By 3.5 billion years ago, life was established on Earth. After reviewing the geological timescale, follow the development of life over its first billion years, learning that biochemical processes mimicked the existing chemistry of rocks and gradually altered Earth’s surface environment. x
  • 30
    Red Earth—The Great Oxidation Event
    By 2.4 billion years ago, Earth’s atmosphere contained a small but significant amount of molecular oxygen. Where did it come from? Explore this dramatic development, in which cells evolved to gain energy from the sun while producing oxygen as a waste product. x
  • 31
    Earliest Microbial and Molecular Fossils?
    See how three rare and distinctive ancient rock types—black carbon-rich chert, black carbon-rich shale, and mound-like stromatolites—provide tantalizing evidence for life on Earth more than 3 billion years ago. Focus on the researchers who have blazed the trail in this challenging field. x
  • 32
    Microbial Mats and Which Minerals Can Form
    Carpet-like colonies of algae called microbial mats date back almost to the dawn of life. Because they use photosynthesis, microbial mats help date the Great Oxidation Event. Trace the far-reaching consequences of an oxygen-rich atmosphere on the evolution of minerals. x
  • 33
    Earth's Greatest Mineral Explosion
    Investigate the rise of mineral diversity in the wake of the Great Oxidation Event—a diversity that has far surpassed anything on other planets in the solar system. Discover that new minerals appeared, not steadily, but during relatively short episodes of intense activity associated with the formation of supercontinents. x
  • 34
    The Boring Billion? Cratons and Continents
    After the dramatic changes of Earth’s first 2.5 billion years, what came next appears to be a “boring billion” years of stasis. Turn back the clock to see what was really happening during this period, when continents were assembling around rugged pieces of proto-continental crust called cratons. x
  • 35
    The Supercontinent Cycle
    From a plate tectonics point of view, the boring billion was action-packed. Follow the formation and break-up of supercontinents, probe the nature of the global superocean, and identify the reasons that life on Earth changed little during this interval of radically altering geography. x
  • 36
    Feedback Loops and Tipping Points
    If pushed too far, Earth’s systems can become unbalanced and reach tipping points, with consequences for climate and life that are difficult to predict. Study the lessons of 850 million years ago, when the breakup of the Rodinia supercontinent caused a cascade of dramatic changes. x
  • 37
    Snowball Earth and Hothouse Earth
    Some 750 million years ago, Earth entered a period of extreme climate instability, starting with a brutal ice age. Seek the explanation for almost 200 million years of back-and-forth swings between snowball and hothouse phases. Also probe the evidence that Earth completely froze over. x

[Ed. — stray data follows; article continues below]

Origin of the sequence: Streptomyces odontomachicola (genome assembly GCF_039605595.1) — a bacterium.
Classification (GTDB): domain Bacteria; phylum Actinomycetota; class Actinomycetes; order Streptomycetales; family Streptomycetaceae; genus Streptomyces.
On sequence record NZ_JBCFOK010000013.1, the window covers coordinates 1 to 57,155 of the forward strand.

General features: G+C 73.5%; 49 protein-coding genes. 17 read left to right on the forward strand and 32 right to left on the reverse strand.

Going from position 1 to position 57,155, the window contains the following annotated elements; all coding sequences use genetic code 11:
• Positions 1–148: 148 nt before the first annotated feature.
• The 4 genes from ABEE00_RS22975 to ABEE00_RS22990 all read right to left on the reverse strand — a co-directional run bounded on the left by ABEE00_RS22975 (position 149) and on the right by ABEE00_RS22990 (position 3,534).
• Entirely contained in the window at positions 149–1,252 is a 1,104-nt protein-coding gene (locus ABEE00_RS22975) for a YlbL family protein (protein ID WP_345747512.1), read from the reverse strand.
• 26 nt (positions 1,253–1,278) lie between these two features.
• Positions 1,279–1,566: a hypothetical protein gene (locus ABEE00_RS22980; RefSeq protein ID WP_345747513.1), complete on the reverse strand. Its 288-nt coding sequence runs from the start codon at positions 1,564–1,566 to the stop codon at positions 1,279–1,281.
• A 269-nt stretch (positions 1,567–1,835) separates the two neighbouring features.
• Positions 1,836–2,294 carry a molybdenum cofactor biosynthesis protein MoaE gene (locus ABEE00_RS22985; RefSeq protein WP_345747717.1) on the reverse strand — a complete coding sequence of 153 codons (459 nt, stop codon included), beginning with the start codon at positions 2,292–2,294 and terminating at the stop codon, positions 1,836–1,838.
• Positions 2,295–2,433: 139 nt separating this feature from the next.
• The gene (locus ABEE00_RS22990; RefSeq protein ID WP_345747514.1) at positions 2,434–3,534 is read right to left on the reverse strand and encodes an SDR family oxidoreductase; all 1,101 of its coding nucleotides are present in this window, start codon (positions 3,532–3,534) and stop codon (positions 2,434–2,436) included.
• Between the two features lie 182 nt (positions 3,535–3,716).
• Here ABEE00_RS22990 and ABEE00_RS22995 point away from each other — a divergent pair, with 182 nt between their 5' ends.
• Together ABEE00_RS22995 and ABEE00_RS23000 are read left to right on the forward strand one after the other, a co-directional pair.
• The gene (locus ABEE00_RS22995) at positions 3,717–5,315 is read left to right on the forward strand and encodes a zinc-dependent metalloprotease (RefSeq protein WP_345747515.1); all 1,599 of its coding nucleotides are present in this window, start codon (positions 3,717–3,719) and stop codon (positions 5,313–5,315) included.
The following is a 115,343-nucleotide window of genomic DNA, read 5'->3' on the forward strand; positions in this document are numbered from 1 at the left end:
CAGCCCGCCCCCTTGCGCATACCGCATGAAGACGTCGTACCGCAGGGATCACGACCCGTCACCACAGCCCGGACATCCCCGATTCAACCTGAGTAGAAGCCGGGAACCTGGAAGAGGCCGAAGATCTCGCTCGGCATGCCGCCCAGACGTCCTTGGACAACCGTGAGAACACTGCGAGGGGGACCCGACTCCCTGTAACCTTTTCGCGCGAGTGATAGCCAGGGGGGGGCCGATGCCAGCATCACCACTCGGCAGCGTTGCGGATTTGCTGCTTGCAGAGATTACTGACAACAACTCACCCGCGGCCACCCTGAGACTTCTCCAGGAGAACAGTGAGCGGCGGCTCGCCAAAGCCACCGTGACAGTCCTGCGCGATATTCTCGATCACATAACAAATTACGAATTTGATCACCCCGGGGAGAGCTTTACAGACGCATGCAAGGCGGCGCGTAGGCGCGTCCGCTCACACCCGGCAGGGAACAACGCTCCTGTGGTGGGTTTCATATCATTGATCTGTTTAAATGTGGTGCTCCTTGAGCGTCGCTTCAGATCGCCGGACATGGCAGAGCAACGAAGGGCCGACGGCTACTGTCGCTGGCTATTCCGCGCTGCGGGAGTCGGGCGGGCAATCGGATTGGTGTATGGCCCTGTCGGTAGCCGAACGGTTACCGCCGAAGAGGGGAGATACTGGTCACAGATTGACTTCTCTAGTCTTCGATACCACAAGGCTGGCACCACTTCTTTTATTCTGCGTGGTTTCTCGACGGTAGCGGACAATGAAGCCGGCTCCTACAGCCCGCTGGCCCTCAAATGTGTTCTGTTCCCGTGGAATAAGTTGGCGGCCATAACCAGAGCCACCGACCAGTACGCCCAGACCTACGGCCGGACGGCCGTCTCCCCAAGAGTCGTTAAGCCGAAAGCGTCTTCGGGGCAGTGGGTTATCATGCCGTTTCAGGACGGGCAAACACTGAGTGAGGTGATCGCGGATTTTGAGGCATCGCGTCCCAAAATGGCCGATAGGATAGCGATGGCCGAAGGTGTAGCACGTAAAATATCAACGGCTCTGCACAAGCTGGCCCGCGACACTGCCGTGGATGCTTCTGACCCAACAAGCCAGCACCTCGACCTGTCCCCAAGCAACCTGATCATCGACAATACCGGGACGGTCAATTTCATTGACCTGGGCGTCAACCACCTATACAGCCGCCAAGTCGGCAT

• 38
    The Second Great Oxidation Event
    In a perfect demonstration of the interaction between geology and life, see how the snowball-hothouse cycles led to a Second Great Oxidation Event, which raised the level of oxygen to near-modern levels for the first time. Discover how different scientist teams deciphered the clues. x
  • 39
    Deep Carbon—Deep Life, Fuels, and Methane
    Cover the Deep Carbon Observatory, Professor Hazen’s 10-year, billion-dollar research project to understand the cycling of all forms of carbon on Earth, from the surface to deep in the planet. Focus on the mystery of the origin of Earth’s methane. x
  • 40
    Biominerals and Early Animals
    Having journeyed through almost 90 percent of Earth’s history, finally arrive at the evolution of animals. Learn how the animal kingdom would not have been possible without minerals. Professor Hazen shares his lifelong fascination with one ubiquitous early animal: trilobites. x
  • 41
    Between Rodinia and Pangaea—Plants on Land
    Once ozone collected in the upper atmosphere, life no longer had to stay submerged to avoid the sun’s damaging ultraviolet radiation. Survey the first half of the Paleozoic Era, between 542 and 400 million years ago, when a great green revolution occurred on dry land. x
  • 42
    Life Speeds Up—Oxygen and Climate Swings
    Focus on the second half of the Paleozoic, between 400 and 250 million years ago, when oxygen reached its highest levels ever. Terrestrial vertebrates emerged and life went through many crisis points, with repeated episodes of extinction followed by intervals of evolutionary novelty. x
  • 43
    From the “Great Dying" to Dinosaurs
    Search for the cause of the worst catastrophe ever to befall Earth’s biosphere: the Permo-Triassic Extinction, also called the Great Dying, which occurred roughly 250 million years ago. Then follow the rise of the dinosaurs, which became the dominant vertebrates for the next 185 million years. x
  • 44
    Impact! From Dinosaurs to Mammals
    The most famous of all extinctions occurred at the end of the Cretaceous period, 65 million years ago. Analyze the role of an asteroid in this turning point in the evolution of mammals and other groups, which managed to survive and flourish while dinosaurs and countless other species perished. x
  • 45
    Humans and the Anthropocene Epoch
    Study the place of humans in geological time, the most recent portion of which has been called the Anthropocene epoch. Humans are changing Earth’s near-surface environment at a pace that may be unprecedented in more than 4.5 billion years of Earth history. x
  • 46
    The Next 5 Billion Years
    In the next two lectures, explore events that will affect Earth in eons to come. Begin with the end stages of our planet, some 5 billion years in the future. Then look from 2 billion to 50 million years from now, which is more than enough time to erase our every trace. x
  • 47
    The Nearer Future
    Glimpse 50,000 years into the future, when the greatest geographical changes on Earth will come from rising and falling sea levels. Then look a mere century ahead, focusing on the likely effects of rising greenhouse gases. The rate of change, not change per se, is the biggest concern. x
  • 48
    Coevolution of Geosphere and Biosphere
    Review the 10 stages of mineral evolution, from the solar nebula to the rise of animals with mineralized skeletons. Are we now entering an 11th stage? Close by considering an example of the coevolution of life and minerals in a remarkable formation on the shores of the Chesapeake Bay. x